Donald Trump's intelligence disdain belies national crisis decisions | News Coverage from USA

Donald Trump’s intelligence disdain belies national crisis decisions

opinion

Millions of Americans could have been killed in a matter of minutes. That’s how terrifying it was during the Cuban missile crisis — easily the most frightening moment of the Cold War. The only reason we are here today is because President John F. Kennedy and Soviet leader Nikita Khrushchev were able to work together to avoid nuclear holocaust. And, it should be noted, it was a close call.

But what if, in October 1962, Donald Trump had been president? If he had said he didn’t trust the intelligence he was shown about Soviet missiles in Cuba? If he instead had said that he believed Soviet denials about not having any missiles? And what if he had harmed his relationship with the intelligence community from the beginning of his presidency by accusing its agents of Nazi-like behavior? 

We ask such questions about Trump because his relationship with the U.S. intelligence community has been deeply rooted in hostility and paranoia from Day One. It’s perfectly normal for a president to push back against the IC and to question it. But Trump’s public, often belittling attacks on the experienced men and women who work to keep us safe reflects something different: an apparent lack of interest in, or respect for, data and analysis that fail to validate his preexisting views. Sen. Mark Warner, vice chairman of the Senate Intelligence Committee. put it best: “People risk their lives for the intelligence he just tosses aside on Twitter.”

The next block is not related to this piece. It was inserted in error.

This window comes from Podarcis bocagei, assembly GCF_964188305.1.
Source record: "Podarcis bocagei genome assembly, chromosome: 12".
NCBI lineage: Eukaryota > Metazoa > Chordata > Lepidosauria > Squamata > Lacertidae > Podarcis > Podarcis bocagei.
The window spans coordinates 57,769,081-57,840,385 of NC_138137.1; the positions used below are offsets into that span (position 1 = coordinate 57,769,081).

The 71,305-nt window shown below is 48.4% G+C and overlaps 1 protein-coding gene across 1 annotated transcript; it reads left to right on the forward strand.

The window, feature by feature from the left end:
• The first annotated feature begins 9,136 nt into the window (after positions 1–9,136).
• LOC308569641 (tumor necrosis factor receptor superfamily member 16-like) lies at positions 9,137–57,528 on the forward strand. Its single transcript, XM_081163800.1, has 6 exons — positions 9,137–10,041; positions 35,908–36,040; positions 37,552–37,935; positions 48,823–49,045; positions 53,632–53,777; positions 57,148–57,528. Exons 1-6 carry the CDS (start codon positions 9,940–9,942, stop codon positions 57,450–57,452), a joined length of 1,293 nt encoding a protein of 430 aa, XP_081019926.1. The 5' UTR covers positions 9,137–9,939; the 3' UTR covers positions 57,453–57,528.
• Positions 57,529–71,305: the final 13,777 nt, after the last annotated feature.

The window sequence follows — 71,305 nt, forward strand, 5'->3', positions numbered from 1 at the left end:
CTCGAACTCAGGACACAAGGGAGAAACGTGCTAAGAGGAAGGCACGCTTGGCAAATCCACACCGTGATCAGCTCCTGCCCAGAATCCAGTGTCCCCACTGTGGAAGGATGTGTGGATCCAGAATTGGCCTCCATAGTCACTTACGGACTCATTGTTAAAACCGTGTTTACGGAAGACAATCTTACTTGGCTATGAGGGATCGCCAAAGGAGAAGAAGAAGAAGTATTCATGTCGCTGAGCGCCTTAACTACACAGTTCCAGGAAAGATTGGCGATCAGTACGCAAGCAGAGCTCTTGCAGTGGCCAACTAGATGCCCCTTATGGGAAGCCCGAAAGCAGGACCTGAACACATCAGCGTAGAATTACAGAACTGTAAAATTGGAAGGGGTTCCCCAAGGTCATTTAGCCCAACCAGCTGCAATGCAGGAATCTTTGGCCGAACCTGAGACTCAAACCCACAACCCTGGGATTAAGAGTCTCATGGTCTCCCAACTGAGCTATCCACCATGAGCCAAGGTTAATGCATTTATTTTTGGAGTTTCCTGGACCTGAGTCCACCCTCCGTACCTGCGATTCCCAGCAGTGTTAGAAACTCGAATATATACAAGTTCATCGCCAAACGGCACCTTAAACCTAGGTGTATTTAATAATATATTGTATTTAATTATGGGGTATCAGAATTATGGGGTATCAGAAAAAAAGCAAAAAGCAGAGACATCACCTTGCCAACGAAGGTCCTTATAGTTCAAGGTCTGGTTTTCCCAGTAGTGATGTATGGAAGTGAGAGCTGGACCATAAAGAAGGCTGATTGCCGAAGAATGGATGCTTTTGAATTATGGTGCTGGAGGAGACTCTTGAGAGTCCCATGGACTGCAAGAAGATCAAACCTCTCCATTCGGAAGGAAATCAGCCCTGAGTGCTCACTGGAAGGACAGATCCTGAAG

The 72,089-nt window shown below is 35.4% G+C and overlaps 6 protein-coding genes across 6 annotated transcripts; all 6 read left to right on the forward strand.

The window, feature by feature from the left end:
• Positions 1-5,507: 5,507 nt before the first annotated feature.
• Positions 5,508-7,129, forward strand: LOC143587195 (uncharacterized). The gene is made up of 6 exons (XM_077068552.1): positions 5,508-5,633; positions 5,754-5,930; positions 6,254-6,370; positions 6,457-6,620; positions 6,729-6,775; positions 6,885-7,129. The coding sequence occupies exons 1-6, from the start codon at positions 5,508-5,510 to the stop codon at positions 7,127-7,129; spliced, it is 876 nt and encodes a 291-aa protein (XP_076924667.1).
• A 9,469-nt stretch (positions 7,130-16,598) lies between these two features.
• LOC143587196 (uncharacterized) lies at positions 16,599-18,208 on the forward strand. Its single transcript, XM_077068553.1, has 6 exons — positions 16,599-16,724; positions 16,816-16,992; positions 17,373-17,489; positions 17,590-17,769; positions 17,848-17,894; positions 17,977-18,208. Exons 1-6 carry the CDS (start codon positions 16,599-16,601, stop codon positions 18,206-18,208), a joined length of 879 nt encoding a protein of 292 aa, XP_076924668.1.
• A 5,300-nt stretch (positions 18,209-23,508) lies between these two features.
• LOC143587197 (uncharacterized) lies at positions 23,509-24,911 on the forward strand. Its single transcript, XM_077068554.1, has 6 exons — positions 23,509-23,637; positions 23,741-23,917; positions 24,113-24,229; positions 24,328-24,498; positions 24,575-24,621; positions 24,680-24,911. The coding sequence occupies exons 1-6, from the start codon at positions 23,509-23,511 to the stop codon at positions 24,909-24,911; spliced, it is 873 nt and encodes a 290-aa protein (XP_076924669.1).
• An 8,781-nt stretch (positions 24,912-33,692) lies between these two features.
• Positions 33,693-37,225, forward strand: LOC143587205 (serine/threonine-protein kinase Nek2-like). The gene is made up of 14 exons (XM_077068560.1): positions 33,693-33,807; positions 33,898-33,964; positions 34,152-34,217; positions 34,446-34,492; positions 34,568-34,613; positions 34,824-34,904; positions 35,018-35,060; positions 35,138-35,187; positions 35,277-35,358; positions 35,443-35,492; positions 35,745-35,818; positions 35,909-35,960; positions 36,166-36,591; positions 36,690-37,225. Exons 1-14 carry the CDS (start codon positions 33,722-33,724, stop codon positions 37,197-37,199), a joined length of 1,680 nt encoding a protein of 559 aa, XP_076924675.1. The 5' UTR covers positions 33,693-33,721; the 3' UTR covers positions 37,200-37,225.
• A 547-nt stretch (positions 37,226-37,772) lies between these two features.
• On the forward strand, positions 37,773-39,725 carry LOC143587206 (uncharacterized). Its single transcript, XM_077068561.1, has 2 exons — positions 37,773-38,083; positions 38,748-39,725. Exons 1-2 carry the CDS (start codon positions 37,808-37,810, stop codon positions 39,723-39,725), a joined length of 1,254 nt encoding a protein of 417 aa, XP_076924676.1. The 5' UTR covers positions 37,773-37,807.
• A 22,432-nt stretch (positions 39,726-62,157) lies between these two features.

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How do you solve a problem like Donald Trump? Impeachment isn’t the answer. Yet.

And therein lies the danger to us all. 

One example, especially pertinent now as tensions mount with Iran: Trump’s handpicked director of national intelligence — former Indiana Sen. Daniel Coats, a Republican — told Congress in January that Iran, while still a menace, was complying with the 2015 agreement designed to prevent it from developing nuclear weapons. Yet Trump believed what he wanted to believe.

“The Intelligence people seem to be extremely passive and naive when it comes to the dangers of Iran,” he tweeted. “They are wrong!” He added an insult: “Perhaps Intelligence should go back to school!”

What next, side with Japan on Pearl Harbor?

Nor does Trump buy U.S. intelligence on North Korea. He still seems to think Kim Jong Un will magically give up his nuclear weapons, even though the IC assessment doesn’t see it that way. 

Trump hasn’t caught on to the fact that Kim, the brutal leader of a tiny, impoverished country, is the one making demands now, giving the U.S. president until Dec. 31 to shape up and stop being “impracticable.” Trump once gushed like a giddy teenager about how he “fell in love” with Kim and now wants another date — a third summit. But the president doesn’t get that he has been dumped. His insistence that everything remains on track, all intelligence to the contrary, is not a prescription for wise policy.